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Posted by: justarelative ( )
Date: May 02, 2015 03:40PM

See definition here:

http://en.wikipedia.org/wiki/Fiduciary

In what ways DOES this word apply within Mormonism. In what ways SHOULD it apply?

JAR

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Posted by: Tevai ( )
Date: May 02, 2015 04:07PM

justarelative Wrote:
-------------------------------------------------------
> See definition here:
>
> http://en.wikipedia.org/wiki/Fiduciary
>
> In what ways DOES this word apply within
> Mormonism. In what ways SHOULD it apply?
>
> JAR

Sorry, JAR...I don't have standing to speak to any of the Mormon aspects of this.

:(

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Posted by: justarelative ( )
Date: May 02, 2015 04:48PM

So hijack the thread and talk about whatever you want.

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Posted by: torturednevermo ( )
Date: May 02, 2015 04:15PM

I don't have any thoughts on its relationship to Mormonism, but...

Here’s my problem with fiduciary duty as it applies to corporate investment.

A pharma company has a pill that is approved and is in use for treating symptom X. It causes some liver damage, but that is considered an acceptable trade off due to the good achieved for its use for treating symptom X.

The pharma company also makes and sells a pill that helps people with damaged liver function.

One day, it’s discovered that there is a way to produce the original drug for symptom X so that it doesn’t damage the liver. However, producing this version would adversely affect the bottom line, because they are also selling a pill to treat liver dysfunction, such as (among other things) damage that can be caused by the other drug. So, by law, the company can’t reduce the damage to people’s livers by developing the ‘better’ version of the drug, because that would open the door to being sued by the shareholders for making a decision that reduced profit and growth. The choice is made by whatever produces the most profits, not by what does the most good (now that the initial drug is already out there and in use anyway.) No one even finds out their liver didn’t have to be damaged.

Too cynical? Don’t think that happens all the time? Fiduciary duty is like a headless monster sometimes. It’s a strange animal.

How this dysfunction would apply in Mormonism, I'm not sure.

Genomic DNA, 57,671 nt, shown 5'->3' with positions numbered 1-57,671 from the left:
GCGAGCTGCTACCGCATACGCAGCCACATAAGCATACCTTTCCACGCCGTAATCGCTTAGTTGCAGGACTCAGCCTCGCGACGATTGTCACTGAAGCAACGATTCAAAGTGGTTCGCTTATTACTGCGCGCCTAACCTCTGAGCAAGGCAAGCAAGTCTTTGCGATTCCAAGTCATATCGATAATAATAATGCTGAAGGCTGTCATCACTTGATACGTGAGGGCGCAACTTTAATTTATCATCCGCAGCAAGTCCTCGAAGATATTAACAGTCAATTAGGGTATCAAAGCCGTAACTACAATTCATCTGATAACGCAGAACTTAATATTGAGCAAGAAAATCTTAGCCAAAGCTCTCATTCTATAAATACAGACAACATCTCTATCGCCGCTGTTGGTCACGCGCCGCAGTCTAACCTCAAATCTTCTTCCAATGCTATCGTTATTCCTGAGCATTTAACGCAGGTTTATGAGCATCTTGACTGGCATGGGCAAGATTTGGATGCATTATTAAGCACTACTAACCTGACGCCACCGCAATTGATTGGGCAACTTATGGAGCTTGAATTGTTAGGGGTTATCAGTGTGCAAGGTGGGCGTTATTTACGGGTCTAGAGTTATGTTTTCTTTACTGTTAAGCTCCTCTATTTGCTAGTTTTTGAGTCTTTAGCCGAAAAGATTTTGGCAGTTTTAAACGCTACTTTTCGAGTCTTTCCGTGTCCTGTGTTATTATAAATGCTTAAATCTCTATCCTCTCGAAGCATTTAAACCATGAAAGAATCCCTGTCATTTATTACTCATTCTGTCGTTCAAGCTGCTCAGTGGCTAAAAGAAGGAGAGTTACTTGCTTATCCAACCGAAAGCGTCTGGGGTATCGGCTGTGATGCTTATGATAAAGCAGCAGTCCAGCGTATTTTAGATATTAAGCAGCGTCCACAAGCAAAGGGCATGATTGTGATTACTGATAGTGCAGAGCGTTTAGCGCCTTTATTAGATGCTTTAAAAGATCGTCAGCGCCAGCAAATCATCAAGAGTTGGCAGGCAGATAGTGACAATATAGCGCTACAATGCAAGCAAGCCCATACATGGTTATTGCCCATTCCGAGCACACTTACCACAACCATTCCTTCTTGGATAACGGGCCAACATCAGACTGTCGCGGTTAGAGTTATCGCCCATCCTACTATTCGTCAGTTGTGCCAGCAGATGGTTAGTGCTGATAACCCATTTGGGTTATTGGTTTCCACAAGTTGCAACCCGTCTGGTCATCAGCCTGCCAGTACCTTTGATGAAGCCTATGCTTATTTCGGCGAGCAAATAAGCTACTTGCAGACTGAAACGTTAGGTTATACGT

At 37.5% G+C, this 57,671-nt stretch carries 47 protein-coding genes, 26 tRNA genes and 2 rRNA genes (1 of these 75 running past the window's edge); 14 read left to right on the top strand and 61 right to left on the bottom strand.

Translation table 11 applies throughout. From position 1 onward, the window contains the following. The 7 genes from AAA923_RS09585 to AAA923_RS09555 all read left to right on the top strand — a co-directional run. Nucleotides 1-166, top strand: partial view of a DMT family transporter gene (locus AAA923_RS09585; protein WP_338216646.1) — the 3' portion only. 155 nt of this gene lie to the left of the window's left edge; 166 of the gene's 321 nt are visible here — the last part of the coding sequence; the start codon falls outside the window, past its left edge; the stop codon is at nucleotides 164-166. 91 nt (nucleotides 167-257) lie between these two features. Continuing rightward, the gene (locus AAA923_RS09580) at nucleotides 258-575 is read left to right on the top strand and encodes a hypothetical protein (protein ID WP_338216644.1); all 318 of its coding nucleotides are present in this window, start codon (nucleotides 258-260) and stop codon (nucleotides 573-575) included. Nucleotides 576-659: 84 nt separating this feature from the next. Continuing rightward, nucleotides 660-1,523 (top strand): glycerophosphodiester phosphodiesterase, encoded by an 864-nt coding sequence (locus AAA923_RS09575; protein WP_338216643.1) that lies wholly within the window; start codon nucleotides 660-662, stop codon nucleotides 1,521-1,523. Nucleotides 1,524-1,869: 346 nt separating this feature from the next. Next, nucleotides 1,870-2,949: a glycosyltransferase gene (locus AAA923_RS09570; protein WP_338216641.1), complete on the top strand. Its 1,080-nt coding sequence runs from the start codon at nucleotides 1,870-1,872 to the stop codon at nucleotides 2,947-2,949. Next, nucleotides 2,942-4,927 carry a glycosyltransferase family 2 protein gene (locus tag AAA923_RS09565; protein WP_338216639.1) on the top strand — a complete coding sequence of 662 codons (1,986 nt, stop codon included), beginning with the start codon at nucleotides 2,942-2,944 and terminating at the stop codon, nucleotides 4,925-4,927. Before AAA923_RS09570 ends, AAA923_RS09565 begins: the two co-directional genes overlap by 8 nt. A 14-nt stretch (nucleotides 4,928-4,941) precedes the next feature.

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Posted by: justarelative ( )
Date: May 02, 2015 05:16PM

So, I'm not entirely clear where the fiduciary duty lies in the example you've given. Do you mean the decision makers within the company have a duty to the shareholders and not to the final customers?

The first thing that comes to mind in the specific scenario you give is that Company A may try to avoid putting out medicine X, but Company B which is not in the same bind puts out medicine X. This now frees Company A to put out medicine X as well.

But that's playing checkers. Business takes place in the realm of chess, looking multiple moves ahead. So Company A puts out medicine X and if the shareholders have any questions about it Company A explains that Company B would have done this anyway so why wait. And that would actually be good business as well as good works.

Plus, your scenario leaves out the possibility of customer lawsuits over side effects that they discover could have been avoided. Shareholders would not be happy about that either.

Or something along those lines. I don't actually want to dicker over the details of scenarios. I'm sure there's one out there that makes your point more effectively.

- - - - -

As for Fiduciary duty -- the obligation to act on behalf of a vulnerable person IN THEIR BEST INTEREST, usually in regard to handling someone else's money, but not always -- if religious leaders (not all, but key leaders -- bishop yes, deacon no) had such an obligation, how would this change things?

Of course, defining BEST INTEREST is the real problem isn't it? My Mormon relatives tied up my DIL in court for two years trying to accomplish what they thought was in the best interest of her child: let them raise him as a Mormon. But, of course, they couldn't tell the court what they were up to, they had to use the court's definition of best interest, and couldn't quite pull that off.

As things stand, it's buyer beware.

JAR

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Posted by: torturednevermo ( )
Date: May 02, 2015 05:33PM

>> a duty to the shareholders and not to the final customers? <<

Yes, that was my point. Bound by law, actually, not duty. It's their fiduciary duty, legally, to the share holders to not do anything to harm growth. And it's not like the public ever finds out about what alternatives they are aware of to any large degree.

But, I'll let others steer this into a more Mormon related direction. I have to cook dinner for the kids now. :)

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Posted by: crunchynevmo ( )
Date: May 02, 2015 05:29PM

I would say the mormon church definitely fails the "no profit rule" of being a fiduciary. They profit greatly from followers giving their money, time, and control.

Handing your power and money to someone/some organization that claims they will use it to your benefit is never a good idea.

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